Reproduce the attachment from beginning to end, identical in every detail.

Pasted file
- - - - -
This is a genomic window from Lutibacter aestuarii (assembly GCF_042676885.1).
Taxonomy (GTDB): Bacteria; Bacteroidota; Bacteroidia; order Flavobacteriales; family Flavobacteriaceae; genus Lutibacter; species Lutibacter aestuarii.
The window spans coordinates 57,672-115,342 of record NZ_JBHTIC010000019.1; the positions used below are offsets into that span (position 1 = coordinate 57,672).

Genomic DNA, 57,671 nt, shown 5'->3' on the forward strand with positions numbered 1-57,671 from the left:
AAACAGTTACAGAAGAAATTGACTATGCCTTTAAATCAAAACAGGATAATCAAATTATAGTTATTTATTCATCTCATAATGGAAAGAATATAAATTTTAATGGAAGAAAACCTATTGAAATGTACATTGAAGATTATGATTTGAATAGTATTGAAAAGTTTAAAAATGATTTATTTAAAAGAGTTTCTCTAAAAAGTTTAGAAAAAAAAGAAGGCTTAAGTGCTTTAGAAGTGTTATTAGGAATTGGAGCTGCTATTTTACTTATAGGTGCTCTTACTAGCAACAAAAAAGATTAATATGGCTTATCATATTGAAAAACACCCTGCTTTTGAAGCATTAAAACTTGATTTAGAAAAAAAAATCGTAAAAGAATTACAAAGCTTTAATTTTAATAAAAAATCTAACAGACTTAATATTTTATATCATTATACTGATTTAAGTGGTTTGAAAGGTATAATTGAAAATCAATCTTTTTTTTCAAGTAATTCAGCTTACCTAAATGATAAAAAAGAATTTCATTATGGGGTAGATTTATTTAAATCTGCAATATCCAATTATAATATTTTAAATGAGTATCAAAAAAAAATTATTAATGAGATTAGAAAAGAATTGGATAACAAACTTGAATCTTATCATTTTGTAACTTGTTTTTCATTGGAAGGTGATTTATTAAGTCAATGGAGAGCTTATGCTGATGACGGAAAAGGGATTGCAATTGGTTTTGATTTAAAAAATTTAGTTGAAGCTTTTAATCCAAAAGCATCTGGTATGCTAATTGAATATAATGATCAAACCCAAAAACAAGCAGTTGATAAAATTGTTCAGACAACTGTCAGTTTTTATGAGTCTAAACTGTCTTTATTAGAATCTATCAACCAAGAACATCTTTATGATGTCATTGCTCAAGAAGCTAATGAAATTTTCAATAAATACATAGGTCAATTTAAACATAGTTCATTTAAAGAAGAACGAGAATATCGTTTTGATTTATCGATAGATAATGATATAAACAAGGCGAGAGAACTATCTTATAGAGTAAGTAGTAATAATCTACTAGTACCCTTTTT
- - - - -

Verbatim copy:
This is a genomic window from Lutibacter aestuarii (assembly GCF_042676885.1).
Taxonomy (GTDB): Bacteria; Bacteroidota; Bacteroidia; order Flavobacteriales; family Flavobacteriaceae; genus Lutibacter; species Lutibacter aestuarii.
The window spans coordinates 57,672-115,342 of record NZ_JBHTIC010000019.1; the positions used below are offsets into that span (position 1 = coordinate 57,672).

Genomic DNA, 57,671 nt, shown 5'->3' on the forward strand with positions numbered 1-57,671 from the left:
AAACAGTTACAGAAGAAATTGACTATGCCTTTAAATCAAAACAGGATAATCAAATTATAGTTATTTATTCATCTCATAATGGAAAGAATATAAATTTTAATGGAAGAAAACCTATTGAAATGTACATTGAAGATTATGATTTGAATAGTATTGAAAAGTTTAAAAATGATTTATTTAAAAGAGTTTCTCTAAAAAGTTTAGAAAAAAAAGAAGGCTTAAGTGCTTTAGAAGTGTTATTAGGAATTGGAGCTGCTATTTTACTTATAGGTGCTCTTACTAGCAACAAAAAAGATTAATATGGCTTATCATATTGAAAAACACCCTGCTTTTGAAGCATTAAAACTTGATTTAGAAAAAAAAATCGTAAAAGAATTACAAAGCTTTAATTTTAATAAAAAATCTAACAGACTTAATATTTTATATCATTATACTGATTTAAGTGGTTTGAAAGGTATAATTGAAAATCAATCTTTTTTTTCAAGTAATTCAGCTTACCTAAATGATAAAAAAGAATTTCATTATGGGGTAGATTTATTTAAATCTGCAATATCCAATTATAATATTTTAAATGAGTATCAAAAAAAAATTATTAATGAGATTAGAAAAGAATTGGATAACAAACTTGAATCTTATCATTTTGTAACTTGTTTTTCATTGGAAGGTGATTTATTAAGTCAATGGAGAGCTTATGCTGATGACGGAAAAGGGATTGCAATTGGTTTTGATTTAAAAAATTTAGTTGAAGCTTTTAATCCAAAAGCATCTGGTATGCTAATTGAATATAATGATCAAACCCAAAAACAAGCAGTTGATAAAATTGTTCAGACAACTGTCAGTTTTTATGAGTCTAAACTGTCTTTATTAGAATCTATCAACCAAGAACATCTTTATGATGTCATTGCTCAAGAAGCTAATGAAATTTTCAATAAATACATAGGTCAATTTAAACATAGTTCATTTAAAGAAGAACGAGAATATCGTTTTGATTTATCGATAGATAATGATATAAACAAGGCGAGAGAACTATCTTATAGAGTAAGTAGTAATAATCTACTAGTACCCTTTTT